Blu-ray Disc (BD) is the successor to today's DVD format for high definition entertainment. It offers 5 times the picture quality of DVD and advanced interactivity. It enables recording, rewriting and playback of high definition content, and storing large amounts of data. Blu-ray is currently supported by the world's leading consumer electronics, personal computer, recording media, video games, and music companies. The format also has support from all Hollywood studios and countless smaller studios.

Co-developed by Sony, Philips and Pioneer, Blu-ray Disc takes its name from the blue laser pickup which reads the digital data stored on the disc. Because the blue laser has a shorter wavelength, data can be stored more densely on a Blu-ray than on a red-laser DVD. Here are the 6 Key Differences Between Blu-ray and DVD:

  1. Storage Capacity - The main benefit of Blu-ray Disc over DVDs is the increased storage capacity. The Blu-ray format offers as much as 5 times the storage capacity of traditional DVDs. It can hold up to 25GB on a single-layer disc and 50GB on a dual-layer disc. This increased storage capacity translates to higher video resolution and audio quality on your TV screen. Because Blu-ray Disc can store 25 GB of data you can fit an entire HD movie on a single layer disc.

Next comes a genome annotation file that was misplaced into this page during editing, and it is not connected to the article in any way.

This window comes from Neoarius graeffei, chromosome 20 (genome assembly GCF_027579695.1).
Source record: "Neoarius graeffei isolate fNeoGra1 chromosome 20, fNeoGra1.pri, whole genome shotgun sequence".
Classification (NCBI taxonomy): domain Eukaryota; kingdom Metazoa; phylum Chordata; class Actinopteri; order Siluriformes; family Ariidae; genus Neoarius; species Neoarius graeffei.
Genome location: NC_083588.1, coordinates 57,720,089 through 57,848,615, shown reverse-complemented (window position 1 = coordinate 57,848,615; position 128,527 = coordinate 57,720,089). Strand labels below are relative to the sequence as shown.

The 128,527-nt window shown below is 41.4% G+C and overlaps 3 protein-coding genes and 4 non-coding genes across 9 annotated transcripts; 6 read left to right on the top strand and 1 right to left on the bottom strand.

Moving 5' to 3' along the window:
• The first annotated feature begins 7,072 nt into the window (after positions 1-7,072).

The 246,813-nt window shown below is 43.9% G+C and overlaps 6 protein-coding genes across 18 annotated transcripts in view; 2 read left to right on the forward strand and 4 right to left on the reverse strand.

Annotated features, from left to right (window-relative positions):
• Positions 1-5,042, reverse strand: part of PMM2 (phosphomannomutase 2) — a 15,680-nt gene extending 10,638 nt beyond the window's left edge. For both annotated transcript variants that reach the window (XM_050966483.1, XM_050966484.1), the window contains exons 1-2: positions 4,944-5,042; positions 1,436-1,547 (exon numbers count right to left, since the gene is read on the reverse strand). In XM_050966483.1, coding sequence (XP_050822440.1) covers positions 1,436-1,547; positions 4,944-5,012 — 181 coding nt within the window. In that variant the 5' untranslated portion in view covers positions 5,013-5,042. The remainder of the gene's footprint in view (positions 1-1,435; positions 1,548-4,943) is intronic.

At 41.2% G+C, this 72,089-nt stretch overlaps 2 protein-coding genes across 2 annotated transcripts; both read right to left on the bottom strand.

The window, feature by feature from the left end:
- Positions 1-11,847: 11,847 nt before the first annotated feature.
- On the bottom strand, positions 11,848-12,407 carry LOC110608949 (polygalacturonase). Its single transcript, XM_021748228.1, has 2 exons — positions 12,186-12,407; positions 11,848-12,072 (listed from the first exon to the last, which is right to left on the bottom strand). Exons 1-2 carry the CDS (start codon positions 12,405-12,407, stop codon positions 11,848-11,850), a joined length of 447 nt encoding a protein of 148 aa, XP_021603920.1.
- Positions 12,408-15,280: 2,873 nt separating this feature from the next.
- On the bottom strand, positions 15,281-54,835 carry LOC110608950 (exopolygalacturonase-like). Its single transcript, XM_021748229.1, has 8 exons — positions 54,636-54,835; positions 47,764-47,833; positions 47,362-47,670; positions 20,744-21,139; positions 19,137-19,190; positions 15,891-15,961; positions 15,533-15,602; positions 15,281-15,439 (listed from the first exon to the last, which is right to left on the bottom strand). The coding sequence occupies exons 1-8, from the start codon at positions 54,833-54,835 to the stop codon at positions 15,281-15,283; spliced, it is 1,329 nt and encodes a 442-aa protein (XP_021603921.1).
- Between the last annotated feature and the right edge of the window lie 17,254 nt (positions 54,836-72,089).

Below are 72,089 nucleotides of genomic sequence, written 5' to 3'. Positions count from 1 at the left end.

2. Picture Quality - The DVD format is limited to a resolution of 720 x 480 which is called SD (Standard Definition). This resolution looks fine on a standard old "tube” TV utilizing all available pixels on the screen. However, if blown up to accommodate a widescreen HDTV the picture needs to be up-converted and looks grainy. Blu-ray resolution can be as high as 1920 x 1080, which is called Full HD (High Definition). This superior resolution is what really makes Blu-ray video stand out from DVDs. A higher resolution image means the viewer sees sharper and clearer detail when they watch the screen. Furthermore, Blu-ray Disc uses a progressive scan format that projects the entire image in each frame. By contrast, DVDs use an interlaced format where individual frames project alternating lines of video. Progressive scan images are clearer and sharper than interlaced images.